The abstracts will undergo a review process by the organizing committee. Accepted posters will be published on the conference website. The committee will also choose the three best posters by students or early career scholars to receive partial funding for attending the conference.
The poster session will take place on Monday, February 20th at the School of Computer Science and Engineering at the Hebrew University.
For any questions please contact Luis Sáenz at firstname.lastname@example.org or the digital pasts lab at email@example.com
This Call for Papers is the fourth for the new format of ‘Atiqot. As of March 2023, ‘Atiqot will become a thematic journal, publishing volumes dedicated to specific topics related to the archaeology of Israel from the protohistoric to Ottoman periods. The topics will be chosen by the journal’s Editorial Board based on excavation reports from the IAA database, which will be complemented by articles on special artifacts and research articles. IAA employees and researchers from outside the organization can respond to the Call for Papers and submit articles on selected artifacts and research articles. The articles will be double-blind peer-reviewed and upon approval, will be edited for language in the IAA Publications Department. The journal will be published in English only, both online (Open Access) and in print.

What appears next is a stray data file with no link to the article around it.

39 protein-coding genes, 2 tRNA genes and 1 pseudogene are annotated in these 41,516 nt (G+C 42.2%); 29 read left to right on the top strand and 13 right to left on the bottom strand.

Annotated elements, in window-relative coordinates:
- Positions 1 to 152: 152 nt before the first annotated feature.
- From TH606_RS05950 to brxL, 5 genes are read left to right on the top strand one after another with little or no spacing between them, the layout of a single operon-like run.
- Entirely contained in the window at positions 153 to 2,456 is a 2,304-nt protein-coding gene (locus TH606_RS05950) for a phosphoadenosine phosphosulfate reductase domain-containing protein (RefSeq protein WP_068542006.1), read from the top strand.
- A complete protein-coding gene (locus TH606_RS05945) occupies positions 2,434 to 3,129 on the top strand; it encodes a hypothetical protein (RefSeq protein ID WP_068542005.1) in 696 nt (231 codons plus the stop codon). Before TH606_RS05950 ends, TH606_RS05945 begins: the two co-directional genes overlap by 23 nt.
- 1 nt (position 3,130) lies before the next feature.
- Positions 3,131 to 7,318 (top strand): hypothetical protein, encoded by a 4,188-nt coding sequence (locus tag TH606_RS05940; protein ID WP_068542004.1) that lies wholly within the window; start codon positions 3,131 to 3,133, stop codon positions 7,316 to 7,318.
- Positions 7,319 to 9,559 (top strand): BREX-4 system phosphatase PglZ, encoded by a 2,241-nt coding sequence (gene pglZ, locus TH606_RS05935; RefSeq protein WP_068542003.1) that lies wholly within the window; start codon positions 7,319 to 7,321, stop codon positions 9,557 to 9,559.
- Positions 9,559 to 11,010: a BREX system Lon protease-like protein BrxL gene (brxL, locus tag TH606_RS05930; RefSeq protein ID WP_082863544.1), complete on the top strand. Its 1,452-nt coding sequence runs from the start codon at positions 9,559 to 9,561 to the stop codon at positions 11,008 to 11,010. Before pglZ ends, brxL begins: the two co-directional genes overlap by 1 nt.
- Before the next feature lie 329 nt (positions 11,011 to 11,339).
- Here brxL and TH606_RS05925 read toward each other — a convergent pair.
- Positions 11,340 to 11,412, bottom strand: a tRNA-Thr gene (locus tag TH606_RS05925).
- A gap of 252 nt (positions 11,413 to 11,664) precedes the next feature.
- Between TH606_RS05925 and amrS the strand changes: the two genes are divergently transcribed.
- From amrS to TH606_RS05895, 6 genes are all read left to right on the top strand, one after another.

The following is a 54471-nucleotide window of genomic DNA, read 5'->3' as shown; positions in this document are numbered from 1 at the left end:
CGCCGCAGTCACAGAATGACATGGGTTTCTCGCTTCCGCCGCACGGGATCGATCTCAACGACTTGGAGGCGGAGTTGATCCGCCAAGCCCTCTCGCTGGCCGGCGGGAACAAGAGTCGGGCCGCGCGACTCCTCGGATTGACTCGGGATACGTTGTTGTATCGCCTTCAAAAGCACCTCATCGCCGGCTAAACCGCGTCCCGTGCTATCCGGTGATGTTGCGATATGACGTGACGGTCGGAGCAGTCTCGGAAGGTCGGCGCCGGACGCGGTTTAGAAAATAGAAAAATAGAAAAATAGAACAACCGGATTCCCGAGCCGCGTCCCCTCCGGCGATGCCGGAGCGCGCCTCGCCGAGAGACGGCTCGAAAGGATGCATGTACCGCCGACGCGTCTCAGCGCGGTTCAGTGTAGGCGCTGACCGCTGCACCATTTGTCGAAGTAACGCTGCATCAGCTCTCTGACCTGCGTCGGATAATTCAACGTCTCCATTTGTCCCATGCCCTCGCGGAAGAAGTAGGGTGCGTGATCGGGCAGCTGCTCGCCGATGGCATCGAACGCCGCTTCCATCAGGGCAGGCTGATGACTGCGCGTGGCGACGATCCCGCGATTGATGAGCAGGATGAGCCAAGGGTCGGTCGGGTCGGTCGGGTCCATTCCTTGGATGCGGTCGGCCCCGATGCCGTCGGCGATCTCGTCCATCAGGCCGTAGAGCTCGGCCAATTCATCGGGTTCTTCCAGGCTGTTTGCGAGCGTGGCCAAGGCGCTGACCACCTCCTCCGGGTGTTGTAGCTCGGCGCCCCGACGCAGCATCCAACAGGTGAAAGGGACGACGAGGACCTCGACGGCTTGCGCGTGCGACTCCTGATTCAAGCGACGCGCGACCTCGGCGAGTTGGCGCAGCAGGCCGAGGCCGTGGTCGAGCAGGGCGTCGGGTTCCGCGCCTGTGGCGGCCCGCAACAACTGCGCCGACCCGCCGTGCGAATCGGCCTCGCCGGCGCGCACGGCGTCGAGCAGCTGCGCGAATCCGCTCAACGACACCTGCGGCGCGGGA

The Editorial Board of ‘Atiqot will consider only original, unpublished articles, which were not submitted for publication elsewhere.